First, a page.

Dog obesity: how to spot it and what to do

why is my dog off his food

Vet Dr Guy Sandelowsky explains how to spot signs of obesity in your dog, and whether the UK has a wider ‘dog obesity’ problem…

Five signs your dog might be obese:

  • Large deposits of fat over the neck, spine and tail base.
  • Absence of a tucked appearance at the abdomen.
  • Limited ability to feel the ribs with gentle palpation/stroking due to thick layer of fat.
  • Prone to overheating in summer months.
  • Exercise intolerance and joint disease.

Why are dogs getting fatter?

We’re over feeding dogs diets that are too rich in calories and fat and not exercising them enough – the result is 1 in 2 dogs are overweight and suffering as a result.

Does the UK have a pet or dog obesity problem?

The UK has a pet obesity problem for sure. Food is used by pet owners to bond with their pets as a cultural norm, but portion sizes are too big, treats are given in excess and generally the nutrient profiles of many diets are optimised for palatability rather than health. A lot of the growing millennial population with pets are not exercising their dogs enough, many spending most of the day at work with their pets left at home and living a relatively sedentary lifestyle contributing to a positive calorie balance, predisposing to weight gain.

Can we learn from other nations who don’t have this problem?

No nation is perfect but there are reports of dogs maintaining more optimal body condition scores and weights in India, where a lot of dogs are actually fed plant-based diets mirroring that of their caregivers. They also tend to have more land to run around and burn more calories day to day compared to dogs living in cities like London.

Have you as a vet noticed it getting worse recently?

I have noticed that dogs are getting arthritis earlier in life due to the extra weight and strain on their joints. As a vet we often turn to life long prescription pain medication to maintain these pet’s quality of life, but over time this can have negative consequences for their vital organs like their kidneys and liver. Sadly, obesity also predisposes dogs to other life shortening diseases like diabetes.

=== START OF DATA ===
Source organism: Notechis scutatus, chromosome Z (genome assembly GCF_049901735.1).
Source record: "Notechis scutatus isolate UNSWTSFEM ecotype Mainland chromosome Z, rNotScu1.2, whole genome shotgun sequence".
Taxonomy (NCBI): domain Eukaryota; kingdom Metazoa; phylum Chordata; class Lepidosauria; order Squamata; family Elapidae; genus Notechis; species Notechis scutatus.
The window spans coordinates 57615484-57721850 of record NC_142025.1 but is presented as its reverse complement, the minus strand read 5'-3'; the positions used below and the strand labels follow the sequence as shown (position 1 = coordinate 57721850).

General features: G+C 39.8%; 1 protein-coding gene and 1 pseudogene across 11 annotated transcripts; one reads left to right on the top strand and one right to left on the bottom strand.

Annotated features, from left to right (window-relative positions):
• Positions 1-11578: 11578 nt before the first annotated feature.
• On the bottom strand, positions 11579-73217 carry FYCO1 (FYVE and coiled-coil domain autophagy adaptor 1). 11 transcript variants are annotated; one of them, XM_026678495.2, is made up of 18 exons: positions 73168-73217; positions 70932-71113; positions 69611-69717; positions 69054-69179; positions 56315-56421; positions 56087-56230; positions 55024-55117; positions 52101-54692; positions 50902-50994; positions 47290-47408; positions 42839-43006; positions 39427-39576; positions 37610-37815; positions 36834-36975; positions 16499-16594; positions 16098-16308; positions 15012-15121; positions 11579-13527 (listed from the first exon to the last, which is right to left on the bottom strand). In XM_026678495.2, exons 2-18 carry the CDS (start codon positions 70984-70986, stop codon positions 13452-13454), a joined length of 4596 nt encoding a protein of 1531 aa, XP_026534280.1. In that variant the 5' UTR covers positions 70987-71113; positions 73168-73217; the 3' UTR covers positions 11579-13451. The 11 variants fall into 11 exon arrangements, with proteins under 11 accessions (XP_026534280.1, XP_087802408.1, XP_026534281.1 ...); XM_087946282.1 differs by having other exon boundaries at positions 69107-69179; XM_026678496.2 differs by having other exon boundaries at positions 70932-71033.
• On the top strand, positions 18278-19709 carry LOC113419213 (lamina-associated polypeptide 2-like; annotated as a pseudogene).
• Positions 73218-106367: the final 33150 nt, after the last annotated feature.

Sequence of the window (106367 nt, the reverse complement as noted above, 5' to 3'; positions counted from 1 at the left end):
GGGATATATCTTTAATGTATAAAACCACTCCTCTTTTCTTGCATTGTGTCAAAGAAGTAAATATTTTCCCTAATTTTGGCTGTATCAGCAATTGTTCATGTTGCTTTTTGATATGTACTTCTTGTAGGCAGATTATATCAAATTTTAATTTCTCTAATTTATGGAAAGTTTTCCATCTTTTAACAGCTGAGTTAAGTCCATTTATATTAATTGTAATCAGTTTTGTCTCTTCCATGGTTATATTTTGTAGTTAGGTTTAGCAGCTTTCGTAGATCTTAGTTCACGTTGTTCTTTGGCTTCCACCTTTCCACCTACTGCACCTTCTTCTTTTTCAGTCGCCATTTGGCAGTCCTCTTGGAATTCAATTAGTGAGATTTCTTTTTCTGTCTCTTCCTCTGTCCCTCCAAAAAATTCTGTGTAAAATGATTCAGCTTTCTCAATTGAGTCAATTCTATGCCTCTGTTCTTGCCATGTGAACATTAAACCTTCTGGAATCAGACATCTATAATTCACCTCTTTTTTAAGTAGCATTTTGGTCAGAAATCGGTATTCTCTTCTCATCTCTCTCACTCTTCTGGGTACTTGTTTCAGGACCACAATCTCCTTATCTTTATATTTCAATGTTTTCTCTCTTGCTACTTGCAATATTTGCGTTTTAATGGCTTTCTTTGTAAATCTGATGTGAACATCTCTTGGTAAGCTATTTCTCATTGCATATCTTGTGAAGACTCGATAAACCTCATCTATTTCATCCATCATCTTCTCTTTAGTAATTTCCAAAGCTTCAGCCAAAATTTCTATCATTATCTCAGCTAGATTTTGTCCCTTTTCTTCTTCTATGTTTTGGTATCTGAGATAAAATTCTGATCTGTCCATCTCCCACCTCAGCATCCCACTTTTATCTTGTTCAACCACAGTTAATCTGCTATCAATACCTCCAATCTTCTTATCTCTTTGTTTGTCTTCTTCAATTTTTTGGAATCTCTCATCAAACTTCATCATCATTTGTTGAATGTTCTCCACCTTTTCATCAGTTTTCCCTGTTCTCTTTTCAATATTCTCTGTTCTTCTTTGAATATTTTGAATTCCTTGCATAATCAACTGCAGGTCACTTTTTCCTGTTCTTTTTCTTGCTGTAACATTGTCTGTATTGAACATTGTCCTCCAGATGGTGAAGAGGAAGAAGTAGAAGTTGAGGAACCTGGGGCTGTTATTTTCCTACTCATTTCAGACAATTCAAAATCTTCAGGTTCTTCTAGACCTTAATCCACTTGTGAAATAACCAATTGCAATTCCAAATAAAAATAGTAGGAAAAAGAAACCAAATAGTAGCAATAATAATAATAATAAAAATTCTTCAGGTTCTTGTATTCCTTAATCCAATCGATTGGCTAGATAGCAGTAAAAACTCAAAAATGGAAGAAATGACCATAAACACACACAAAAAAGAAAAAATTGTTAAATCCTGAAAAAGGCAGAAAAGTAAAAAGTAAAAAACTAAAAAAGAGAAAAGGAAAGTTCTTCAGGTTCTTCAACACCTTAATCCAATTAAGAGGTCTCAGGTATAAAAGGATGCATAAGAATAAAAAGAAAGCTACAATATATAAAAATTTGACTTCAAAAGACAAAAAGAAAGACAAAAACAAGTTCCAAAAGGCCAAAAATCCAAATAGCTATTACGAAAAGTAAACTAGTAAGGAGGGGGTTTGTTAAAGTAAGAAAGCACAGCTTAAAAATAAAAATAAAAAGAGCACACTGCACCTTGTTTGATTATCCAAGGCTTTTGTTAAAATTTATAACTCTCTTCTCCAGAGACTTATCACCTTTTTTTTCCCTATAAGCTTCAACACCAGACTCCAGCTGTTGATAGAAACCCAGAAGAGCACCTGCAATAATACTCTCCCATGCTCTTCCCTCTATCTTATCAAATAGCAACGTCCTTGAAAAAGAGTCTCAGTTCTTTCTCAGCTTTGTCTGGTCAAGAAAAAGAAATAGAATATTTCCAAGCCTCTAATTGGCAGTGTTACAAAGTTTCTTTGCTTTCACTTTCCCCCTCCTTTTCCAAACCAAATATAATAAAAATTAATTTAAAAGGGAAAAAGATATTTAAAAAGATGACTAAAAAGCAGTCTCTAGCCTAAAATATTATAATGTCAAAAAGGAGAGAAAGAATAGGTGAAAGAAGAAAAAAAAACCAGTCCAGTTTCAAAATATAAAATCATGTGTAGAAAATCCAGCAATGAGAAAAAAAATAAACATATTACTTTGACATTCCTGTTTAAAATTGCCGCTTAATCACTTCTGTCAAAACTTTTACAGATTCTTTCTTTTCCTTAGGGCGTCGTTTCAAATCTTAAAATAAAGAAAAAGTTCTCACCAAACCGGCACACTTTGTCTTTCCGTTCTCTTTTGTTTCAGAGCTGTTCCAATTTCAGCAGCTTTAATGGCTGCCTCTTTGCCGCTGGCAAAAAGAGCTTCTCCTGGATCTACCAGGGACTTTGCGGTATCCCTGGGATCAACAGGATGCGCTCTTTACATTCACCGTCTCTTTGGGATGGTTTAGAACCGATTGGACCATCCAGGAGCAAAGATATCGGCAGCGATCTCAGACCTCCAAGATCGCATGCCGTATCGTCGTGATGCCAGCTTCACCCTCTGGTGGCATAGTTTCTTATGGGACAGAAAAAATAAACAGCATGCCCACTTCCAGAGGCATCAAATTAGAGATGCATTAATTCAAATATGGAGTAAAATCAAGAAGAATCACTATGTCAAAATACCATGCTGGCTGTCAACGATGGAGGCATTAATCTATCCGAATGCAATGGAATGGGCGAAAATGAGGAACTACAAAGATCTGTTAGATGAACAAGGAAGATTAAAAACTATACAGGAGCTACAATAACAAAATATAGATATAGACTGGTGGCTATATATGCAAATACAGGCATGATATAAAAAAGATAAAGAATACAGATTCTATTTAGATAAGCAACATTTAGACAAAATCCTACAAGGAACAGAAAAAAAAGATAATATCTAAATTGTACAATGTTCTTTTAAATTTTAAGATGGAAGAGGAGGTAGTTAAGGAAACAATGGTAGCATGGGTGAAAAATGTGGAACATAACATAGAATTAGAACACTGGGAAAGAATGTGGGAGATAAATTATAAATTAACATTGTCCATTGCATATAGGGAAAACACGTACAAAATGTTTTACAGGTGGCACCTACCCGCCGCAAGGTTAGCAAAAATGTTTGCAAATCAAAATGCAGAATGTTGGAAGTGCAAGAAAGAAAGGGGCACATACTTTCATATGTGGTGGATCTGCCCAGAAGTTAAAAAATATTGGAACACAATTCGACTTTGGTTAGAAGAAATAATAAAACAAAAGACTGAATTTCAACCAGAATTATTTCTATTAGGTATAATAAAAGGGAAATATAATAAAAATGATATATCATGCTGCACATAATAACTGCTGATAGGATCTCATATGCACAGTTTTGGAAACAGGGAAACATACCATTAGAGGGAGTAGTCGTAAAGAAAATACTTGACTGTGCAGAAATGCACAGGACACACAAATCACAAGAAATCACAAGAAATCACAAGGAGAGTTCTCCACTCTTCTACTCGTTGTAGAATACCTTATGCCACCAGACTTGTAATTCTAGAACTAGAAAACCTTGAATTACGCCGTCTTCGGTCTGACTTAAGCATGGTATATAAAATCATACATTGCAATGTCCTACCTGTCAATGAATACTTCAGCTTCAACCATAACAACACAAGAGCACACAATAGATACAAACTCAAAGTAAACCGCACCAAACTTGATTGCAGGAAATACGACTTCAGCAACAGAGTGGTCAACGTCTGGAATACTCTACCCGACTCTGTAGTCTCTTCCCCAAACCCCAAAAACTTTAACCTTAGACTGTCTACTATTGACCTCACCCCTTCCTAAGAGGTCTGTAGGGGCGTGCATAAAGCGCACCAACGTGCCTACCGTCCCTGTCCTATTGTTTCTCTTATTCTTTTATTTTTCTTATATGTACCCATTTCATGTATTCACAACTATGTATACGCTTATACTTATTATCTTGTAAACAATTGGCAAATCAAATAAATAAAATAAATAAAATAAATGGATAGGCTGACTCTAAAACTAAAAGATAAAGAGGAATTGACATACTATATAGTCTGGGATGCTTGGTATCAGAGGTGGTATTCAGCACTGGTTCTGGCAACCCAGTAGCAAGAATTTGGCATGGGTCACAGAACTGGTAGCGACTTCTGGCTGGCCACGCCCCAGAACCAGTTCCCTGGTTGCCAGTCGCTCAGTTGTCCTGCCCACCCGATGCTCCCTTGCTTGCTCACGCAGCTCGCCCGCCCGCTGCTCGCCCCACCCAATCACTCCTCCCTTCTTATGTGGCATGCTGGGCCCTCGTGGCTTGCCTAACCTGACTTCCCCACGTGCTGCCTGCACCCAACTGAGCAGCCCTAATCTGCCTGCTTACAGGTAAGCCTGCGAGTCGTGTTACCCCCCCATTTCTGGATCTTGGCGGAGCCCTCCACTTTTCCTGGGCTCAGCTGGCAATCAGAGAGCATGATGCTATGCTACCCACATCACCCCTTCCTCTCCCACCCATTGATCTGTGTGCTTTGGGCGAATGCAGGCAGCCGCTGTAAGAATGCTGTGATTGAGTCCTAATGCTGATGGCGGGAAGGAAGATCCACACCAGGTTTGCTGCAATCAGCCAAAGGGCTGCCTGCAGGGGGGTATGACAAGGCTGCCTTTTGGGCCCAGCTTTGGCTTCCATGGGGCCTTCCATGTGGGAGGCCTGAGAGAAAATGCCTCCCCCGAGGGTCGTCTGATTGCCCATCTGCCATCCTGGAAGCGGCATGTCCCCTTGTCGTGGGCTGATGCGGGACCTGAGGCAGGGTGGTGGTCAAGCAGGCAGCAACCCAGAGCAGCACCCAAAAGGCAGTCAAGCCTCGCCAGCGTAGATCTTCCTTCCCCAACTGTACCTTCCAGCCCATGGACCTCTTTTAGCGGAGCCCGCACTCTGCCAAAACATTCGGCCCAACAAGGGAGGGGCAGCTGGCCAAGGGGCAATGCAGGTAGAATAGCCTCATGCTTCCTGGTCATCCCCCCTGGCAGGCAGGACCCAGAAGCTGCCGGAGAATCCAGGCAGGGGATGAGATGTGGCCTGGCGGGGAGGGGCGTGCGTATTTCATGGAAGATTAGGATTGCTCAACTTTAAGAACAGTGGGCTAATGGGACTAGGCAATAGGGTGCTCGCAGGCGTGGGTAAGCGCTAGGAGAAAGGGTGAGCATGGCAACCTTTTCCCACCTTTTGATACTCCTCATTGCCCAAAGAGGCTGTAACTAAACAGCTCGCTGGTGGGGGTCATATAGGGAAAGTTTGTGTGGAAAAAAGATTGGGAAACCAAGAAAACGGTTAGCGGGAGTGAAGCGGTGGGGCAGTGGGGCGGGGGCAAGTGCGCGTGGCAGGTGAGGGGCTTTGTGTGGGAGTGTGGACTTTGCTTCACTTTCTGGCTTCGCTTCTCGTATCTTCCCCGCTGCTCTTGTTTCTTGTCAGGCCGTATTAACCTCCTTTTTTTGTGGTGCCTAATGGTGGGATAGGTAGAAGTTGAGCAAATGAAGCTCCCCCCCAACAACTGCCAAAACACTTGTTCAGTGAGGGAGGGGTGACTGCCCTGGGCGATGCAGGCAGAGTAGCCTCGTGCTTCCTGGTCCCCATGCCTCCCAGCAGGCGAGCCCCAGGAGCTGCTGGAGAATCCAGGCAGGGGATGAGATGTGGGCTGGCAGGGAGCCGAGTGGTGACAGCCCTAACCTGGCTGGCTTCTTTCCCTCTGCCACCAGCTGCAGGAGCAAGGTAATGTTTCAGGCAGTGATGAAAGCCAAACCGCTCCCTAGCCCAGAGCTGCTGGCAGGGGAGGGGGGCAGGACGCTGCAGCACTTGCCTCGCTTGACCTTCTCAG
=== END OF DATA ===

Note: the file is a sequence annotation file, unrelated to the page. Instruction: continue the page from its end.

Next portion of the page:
Are there any specific breeds we see this obesity problem with?

Some breeds are already genetically predisposed to joint disease like golden retrievers so when these become overweight, everything is accelerated. It doesn’t help that certain retrievers also have a mutated satiety gene, which basically means they never feel full! There is also a misconception that some small breeds like Jack Russells and French Bulldogs do not require much exercise due to their size, so I do see a lot of overweight smaller breeds as a result.

What can or should dog owners be doing to prevent this?

Work with your vet to calculate your dog’s optimal daily calorie intake, this will vary depending on their weight, size, breed and lifestyle. Then try to ensure this calorie target is not exceeded, accounting for all food, treats and other extras like dental sticks in the daily ration. An initial monthly weight check with your vet will help to indicate if you are on track or need to make any adjustments. Choosing reputable diets that are optimised for a healthy weight helps too and of course plenty of exercise and mental stimulation to keep their metabolism up.

How far can diet help in managing dogs’ weight?

Even overweight dogs can beg for food and seem to be hungry all the time – this can make limiting their daily calorie intake via diet reduction challenging. There are calorie restricted ‘obesity’ diets out there too, but palatability and portion size adherence can be problematic. Dietary modification is sometimes the only option available, overweight dogs often suffer with joint disease, so they may not be able to exercise more to create a calorie deficit, other solutions to help pet owners with obese dogs are therefore much needed.

This is a guest post by Dr Guy Sandelowsky. Want to write for us? Visit or email [email protected].

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